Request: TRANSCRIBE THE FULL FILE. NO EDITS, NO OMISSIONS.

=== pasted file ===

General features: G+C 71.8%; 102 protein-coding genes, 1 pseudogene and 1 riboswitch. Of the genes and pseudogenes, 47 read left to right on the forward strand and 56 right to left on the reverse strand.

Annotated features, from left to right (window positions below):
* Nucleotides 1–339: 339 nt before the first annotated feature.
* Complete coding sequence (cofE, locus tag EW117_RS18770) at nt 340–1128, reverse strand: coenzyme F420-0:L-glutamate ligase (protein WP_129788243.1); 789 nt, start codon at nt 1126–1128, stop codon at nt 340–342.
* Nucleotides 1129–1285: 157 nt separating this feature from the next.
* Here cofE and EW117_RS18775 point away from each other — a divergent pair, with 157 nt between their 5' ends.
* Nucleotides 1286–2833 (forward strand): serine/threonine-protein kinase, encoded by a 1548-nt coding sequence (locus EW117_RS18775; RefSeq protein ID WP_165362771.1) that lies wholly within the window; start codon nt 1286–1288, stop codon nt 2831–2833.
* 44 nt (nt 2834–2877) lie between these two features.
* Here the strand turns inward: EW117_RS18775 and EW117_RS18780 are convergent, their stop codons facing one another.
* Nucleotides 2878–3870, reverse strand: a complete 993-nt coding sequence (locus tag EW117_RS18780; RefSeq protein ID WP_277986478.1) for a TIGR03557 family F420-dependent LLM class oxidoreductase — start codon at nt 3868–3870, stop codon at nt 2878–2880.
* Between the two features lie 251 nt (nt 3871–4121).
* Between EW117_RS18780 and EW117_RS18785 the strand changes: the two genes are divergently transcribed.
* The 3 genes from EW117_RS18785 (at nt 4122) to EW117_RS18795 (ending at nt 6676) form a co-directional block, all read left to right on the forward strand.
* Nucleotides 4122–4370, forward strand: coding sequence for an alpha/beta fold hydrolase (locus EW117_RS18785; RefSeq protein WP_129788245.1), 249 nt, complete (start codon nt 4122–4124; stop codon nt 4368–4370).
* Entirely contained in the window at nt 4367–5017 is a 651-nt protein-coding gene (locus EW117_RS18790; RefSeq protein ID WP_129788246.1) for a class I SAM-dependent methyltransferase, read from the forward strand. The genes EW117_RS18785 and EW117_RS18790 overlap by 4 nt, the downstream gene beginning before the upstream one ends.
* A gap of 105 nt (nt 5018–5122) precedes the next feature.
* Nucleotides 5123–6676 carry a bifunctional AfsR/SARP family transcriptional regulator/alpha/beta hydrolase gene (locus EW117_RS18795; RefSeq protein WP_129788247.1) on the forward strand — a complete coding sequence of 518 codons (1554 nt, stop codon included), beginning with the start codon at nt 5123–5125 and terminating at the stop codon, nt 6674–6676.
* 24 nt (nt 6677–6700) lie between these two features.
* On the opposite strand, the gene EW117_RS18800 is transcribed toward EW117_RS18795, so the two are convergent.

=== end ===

General features: G+C 71.8%; 102 protein-coding genes, 1 pseudogene and 1 riboswitch. Of the genes and pseudogenes, 47 read left to right on the forward strand and 56 right to left on the reverse strand.

Annotated features, from left to right (window positions below):
* Nucleotides 1–339: 339 nt before the first annotated feature.
* Complete coding sequence (cofE, locus tag EW117_RS18770) at nt 340–1128, reverse strand: coenzyme F420-0:L-glutamate ligase (protein WP_129788243.1); 789 nt, start codon at nt 1126–1128, stop codon at nt 340–342.
* Nucleotides 1129–1285: 157 nt separating this feature from the next.
* Here cofE and EW117_RS18775 point away from each other — a divergent pair, with 157 nt between their 5' ends.
* Nucleotides 1286–2833 (forward strand): serine/threonine-protein kinase, encoded by a 1548-nt coding sequence (locus EW117_RS18775; RefSeq protein ID WP_165362771.1) that lies wholly within the window; start codon nt 1286–1288, stop codon nt 2831–2833.
* 44 nt (nt 2834–2877) lie between these two features.
* Here the strand turns inward: EW117_RS18775 and EW117_RS18780 are convergent, their stop codons facing one another.
* Nucleotides 2878–3870, reverse strand: a complete 993-nt coding sequence (locus tag EW117_RS18780; RefSeq protein ID WP_277986478.1) for a TIGR03557 family F420-dependent LLM class oxidoreductase — start codon at nt 3868–3870, stop codon at nt 2878–2880.
* Between the two features lie 251 nt (nt 3871–4121).
* Between EW117_RS18780 and EW117_RS18785 the strand changes: the two genes are divergently transcribed.
* The 3 genes from EW117_RS18785 (at nt 4122) to EW117_RS18795 (ending at nt 6676) form a co-directional block, all read left to right on the forward strand.
* Nucleotides 4122–4370, forward strand: coding sequence for an alpha/beta fold hydrolase (locus EW117_RS18785; RefSeq protein WP_129788245.1), 249 nt, complete (start codon nt 4122–4124; stop codon nt 4368–4370).
* Entirely contained in the window at nt 4367–5017 is a 651-nt protein-coding gene (locus EW117_RS18790; RefSeq protein ID WP_129788246.1) for a class I SAM-dependent methyltransferase, read from the forward strand. The genes EW117_RS18785 and EW117_RS18790 overlap by 4 nt, the downstream gene beginning before the upstream one ends.
* A gap of 105 nt (nt 5018–5122) precedes the next feature.
* Nucleotides 5123–6676 carry a bifunctional AfsR/SARP family transcriptional regulator/alpha/beta hydrolase gene (locus EW117_RS18795; RefSeq protein WP_129788247.1) on the forward strand — a complete coding sequence of 518 codons (1554 nt, stop codon included), beginning with the start codon at nt 5123–5125 and terminating at the stop codon, nt 6674–6676.
* 24 nt (nt 6677–6700) lie between these two features.
* On the opposite strand, the gene EW117_RS18800 is transcribed toward EW117_RS18795, so the two are convergent.